(g) said middle floor member positioned lower than said first and second members, thereby form a depressed center, said cradles configured to carry cylindrical objects and also to form integral intermediate bulkheads for said depressed center, wherein said car may be used to carry a variety of ladings including polygonal containers and forest products.
2. The railway flat car of claim 1, wherein said floor members have an air permeable open mesh configuration, wherein build-up of debris is prevented and also resulting in a lower tare weight.
3. The railway flat car of claim 1, wherein said bulks heads are wrap around bulkheads.
4. The railway flat car of claim 3, wherein said bulkheads have an open mesh design, wherein wind resistance is reduced and also results in a lower tare weight.
5. The railway flat car of claim 1, wherein said middle member is approximately 53 feet in length and said first and second members are approximately 10 feet in length.
6. The railway flat car of claim 1, further comprising a first set of side sill panels cooperatively connected to said frame proximate the center of said middle section.
7. The railway flat car of claim 6, further comprising a second set of side sill panels cooperatively connected to said frame proximate said first and middle members and a third set of side sill panels cooperatively connected to said frame proximate said second and middle members.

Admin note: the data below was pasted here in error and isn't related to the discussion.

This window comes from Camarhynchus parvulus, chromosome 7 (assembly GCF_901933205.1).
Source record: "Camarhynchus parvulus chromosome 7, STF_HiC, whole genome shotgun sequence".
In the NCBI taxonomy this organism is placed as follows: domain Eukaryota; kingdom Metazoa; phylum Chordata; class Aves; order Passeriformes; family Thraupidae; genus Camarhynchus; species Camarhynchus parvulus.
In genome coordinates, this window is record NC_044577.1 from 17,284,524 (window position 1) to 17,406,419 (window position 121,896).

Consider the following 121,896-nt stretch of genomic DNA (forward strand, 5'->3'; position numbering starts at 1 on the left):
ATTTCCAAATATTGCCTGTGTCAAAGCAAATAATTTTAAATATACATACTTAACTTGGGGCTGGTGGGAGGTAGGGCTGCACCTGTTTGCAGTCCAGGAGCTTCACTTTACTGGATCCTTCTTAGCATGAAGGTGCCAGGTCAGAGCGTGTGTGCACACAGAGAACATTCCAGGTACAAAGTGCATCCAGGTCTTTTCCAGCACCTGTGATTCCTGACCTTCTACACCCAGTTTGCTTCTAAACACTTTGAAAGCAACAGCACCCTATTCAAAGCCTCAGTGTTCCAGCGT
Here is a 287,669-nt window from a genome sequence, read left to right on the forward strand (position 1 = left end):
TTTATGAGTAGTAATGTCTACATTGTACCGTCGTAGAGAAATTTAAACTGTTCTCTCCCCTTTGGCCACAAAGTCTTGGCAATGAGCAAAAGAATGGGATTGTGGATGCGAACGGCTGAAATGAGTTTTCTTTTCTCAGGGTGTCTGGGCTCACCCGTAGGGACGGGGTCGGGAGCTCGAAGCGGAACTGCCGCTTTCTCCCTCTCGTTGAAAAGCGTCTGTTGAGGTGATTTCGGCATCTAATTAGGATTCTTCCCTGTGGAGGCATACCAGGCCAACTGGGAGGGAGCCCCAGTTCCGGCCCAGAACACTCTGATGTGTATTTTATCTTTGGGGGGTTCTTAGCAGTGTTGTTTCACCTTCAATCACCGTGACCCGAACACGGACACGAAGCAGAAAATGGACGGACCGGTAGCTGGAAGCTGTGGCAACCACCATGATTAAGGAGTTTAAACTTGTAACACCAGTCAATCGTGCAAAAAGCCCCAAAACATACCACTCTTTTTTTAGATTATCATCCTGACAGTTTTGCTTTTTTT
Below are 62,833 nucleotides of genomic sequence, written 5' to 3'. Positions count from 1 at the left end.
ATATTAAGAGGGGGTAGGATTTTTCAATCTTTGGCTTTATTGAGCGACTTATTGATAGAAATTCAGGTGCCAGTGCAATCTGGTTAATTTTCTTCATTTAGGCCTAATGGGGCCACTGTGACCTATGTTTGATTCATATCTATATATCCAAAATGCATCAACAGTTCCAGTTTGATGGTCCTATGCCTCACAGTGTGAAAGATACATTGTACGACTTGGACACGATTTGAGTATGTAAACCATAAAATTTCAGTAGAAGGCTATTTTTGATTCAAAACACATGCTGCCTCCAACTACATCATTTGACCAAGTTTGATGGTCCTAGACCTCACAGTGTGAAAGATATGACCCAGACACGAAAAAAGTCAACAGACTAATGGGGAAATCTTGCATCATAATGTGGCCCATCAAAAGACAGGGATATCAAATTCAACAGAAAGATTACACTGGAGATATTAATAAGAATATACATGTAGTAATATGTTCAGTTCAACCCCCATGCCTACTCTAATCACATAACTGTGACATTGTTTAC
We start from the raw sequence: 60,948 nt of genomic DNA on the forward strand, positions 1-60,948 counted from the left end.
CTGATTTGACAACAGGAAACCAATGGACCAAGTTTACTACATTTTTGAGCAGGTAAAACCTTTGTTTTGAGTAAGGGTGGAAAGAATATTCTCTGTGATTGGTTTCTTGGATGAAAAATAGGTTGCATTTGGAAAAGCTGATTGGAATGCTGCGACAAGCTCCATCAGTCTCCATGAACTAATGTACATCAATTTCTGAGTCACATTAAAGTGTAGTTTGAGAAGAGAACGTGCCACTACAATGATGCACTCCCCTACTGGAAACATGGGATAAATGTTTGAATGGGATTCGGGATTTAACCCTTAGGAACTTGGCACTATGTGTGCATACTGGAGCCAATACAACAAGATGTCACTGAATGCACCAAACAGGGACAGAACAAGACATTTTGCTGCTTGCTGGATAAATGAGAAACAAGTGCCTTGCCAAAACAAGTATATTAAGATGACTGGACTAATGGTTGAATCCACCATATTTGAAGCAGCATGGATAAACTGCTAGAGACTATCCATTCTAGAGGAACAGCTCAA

8. The railway flat car of claim 7, wherein said cradles having a curved top surface adapted to carry circular objects.
9. The railway flat car of claim 1, further comprising a fold down fifth wheel cooperatively connected to one of said first and second members, wherein a highway trailer may be connected to the car and thereby transported.
10. The railway flat car of claim 1, further comprising a first set of bearing members cooperatively connected to said middle member, said first set of bearing members being approximately 40 feet apart.
11. The railway flat car of claim 1, further comprising a second set of bearing members, cooperatively connected to said middle member, said second set of bearing members being approximately 45 feet apart.
12. The railway flat car of claim 1, further comprising a third set of bearing members cooperatively connected to said middle member, said third set of bearing members being approximately 48 feet apart.